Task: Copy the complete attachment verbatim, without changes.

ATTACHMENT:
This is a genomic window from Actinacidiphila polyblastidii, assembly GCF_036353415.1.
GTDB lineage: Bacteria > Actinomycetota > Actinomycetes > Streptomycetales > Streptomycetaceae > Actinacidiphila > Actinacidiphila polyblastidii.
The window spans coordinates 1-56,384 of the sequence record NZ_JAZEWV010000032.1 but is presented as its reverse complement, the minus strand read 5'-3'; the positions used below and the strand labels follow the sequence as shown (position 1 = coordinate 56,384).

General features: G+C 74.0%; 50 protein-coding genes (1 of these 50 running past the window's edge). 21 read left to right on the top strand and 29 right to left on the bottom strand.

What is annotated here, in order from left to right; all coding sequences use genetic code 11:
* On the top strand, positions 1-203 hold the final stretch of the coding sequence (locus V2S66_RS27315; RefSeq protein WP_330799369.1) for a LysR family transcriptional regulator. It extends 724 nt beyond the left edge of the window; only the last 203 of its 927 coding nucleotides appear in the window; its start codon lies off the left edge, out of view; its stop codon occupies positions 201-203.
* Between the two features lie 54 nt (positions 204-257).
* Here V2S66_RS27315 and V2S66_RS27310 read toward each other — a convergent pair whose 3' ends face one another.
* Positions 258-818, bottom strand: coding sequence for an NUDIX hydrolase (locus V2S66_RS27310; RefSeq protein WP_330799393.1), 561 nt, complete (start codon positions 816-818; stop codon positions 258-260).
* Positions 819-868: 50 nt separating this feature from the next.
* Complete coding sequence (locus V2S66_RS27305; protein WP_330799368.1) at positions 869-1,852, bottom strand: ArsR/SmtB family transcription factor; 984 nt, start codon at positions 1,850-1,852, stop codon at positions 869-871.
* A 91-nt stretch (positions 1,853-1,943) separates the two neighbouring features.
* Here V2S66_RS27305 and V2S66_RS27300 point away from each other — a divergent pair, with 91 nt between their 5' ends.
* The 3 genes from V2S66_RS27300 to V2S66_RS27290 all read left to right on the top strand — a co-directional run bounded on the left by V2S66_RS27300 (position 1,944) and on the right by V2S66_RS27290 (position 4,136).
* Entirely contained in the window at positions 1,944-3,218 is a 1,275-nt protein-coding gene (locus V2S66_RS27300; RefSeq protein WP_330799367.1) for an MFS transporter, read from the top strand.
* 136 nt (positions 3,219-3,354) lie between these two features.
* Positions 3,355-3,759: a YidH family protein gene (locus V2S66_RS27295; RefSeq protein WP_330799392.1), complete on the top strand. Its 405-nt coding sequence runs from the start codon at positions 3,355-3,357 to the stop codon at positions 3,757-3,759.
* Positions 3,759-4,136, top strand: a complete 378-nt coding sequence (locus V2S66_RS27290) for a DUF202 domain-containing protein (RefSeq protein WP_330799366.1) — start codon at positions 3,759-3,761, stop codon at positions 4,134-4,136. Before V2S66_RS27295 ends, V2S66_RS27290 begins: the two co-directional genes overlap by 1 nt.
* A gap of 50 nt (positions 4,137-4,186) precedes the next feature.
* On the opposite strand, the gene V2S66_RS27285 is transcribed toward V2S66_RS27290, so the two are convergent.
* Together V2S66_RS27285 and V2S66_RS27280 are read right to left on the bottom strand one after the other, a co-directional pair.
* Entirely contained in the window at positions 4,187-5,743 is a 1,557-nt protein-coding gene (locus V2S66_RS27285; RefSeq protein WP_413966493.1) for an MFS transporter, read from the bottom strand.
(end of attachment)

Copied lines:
This is a genomic window from Actinacidiphila polyblastidii, assembly GCF_036353415.1.
GTDB lineage: Bacteria > Actinomycetota > Actinomycetes > Streptomycetales > Streptomycetaceae > Actinacidiphila > Actinacidiphila polyblastidii.
The window spans coordinates 1-56,384 of the sequence record NZ_JAZEWV010000032.1 but is presented as its reverse complement, the minus strand read 5'-3'; the positions used below and the strand labels follow the sequence as shown (position 1 = coordinate 56,384).

General features: G+C 74.0%; 50 protein-coding genes (1 of these 50 running past the window's edge). 21 read left to right on the top strand and 29 right to left on the bottom strand.

What is annotated here, in order from left to right; all coding sequences use genetic code 11:
* On the top strand, positions 1-203 hold the final stretch of the coding sequence (locus V2S66_RS27315; RefSeq protein WP_330799369.1) for a LysR family transcriptional regulator. It extends 724 nt beyond the left edge of the window; only the last 203 of its 927 coding nucleotides appear in the window; its start codon lies off the left edge, out of view; its stop codon occupies positions 201-203.
* Between the two features lie 54 nt (positions 204-257).
* Here V2S66_RS27315 and V2S66_RS27310 read toward each other — a convergent pair whose 3' ends face one another.
* Positions 258-818, bottom strand: coding sequence for an NUDIX hydrolase (locus V2S66_RS27310; RefSeq protein WP_330799393.1), 561 nt, complete (start codon positions 816-818; stop codon positions 258-260).
* Positions 819-868: 50 nt separating this feature from the next.
* Complete coding sequence (locus V2S66_RS27305; protein WP_330799368.1) at positions 869-1,852, bottom strand: ArsR/SmtB family transcription factor; 984 nt, start codon at positions 1,850-1,852, stop codon at positions 869-871.
* A 91-nt stretch (positions 1,853-1,943) separates the two neighbouring features.
* Here V2S66_RS27305 and V2S66_RS27300 point away from each other — a divergent pair, with 91 nt between their 5' ends.
* The 3 genes from V2S66_RS27300 to V2S66_RS27290 all read left to right on the top strand — a co-directional run bounded on the left by V2S66_RS27300 (position 1,944) and on the right by V2S66_RS27290 (position 4,136).
* Entirely contained in the window at positions 1,944-3,218 is a 1,275-nt protein-coding gene (locus V2S66_RS27300; RefSeq protein WP_330799367.1) for an MFS transporter, read from the top strand.
* 136 nt (positions 3,219-3,354) lie between these two features.
* Positions 3,355-3,759: a YidH family protein gene (locus V2S66_RS27295; RefSeq protein WP_330799392.1), complete on the top strand. Its 405-nt coding sequence runs from the start codon at positions 3,355-3,357 to the stop codon at positions 3,757-3,759.
* Positions 3,759-4,136, top strand: a complete 378-nt coding sequence (locus V2S66_RS27290) for a DUF202 domain-containing protein (RefSeq protein WP_330799366.1) — start codon at positions 3,759-3,761, stop codon at positions 4,134-4,136. Before V2S66_RS27295 ends, V2S66_RS27290 begins: the two co-directional genes overlap by 1 nt.
* A gap of 50 nt (positions 4,137-4,186) precedes the next feature.
* On the opposite strand, the gene V2S66_RS27285 is transcribed toward V2S66_RS27290, so the two are convergent.
* Together V2S66_RS27285 and V2S66_RS27280 are read right to left on the bottom strand one after the other, a co-directional pair.
* Entirely contained in the window at positions 4,187-5,743 is a 1,557-nt protein-coding gene (locus V2S66_RS27285; RefSeq protein WP_413966493.1) for an MFS transporter, read from the bottom strand.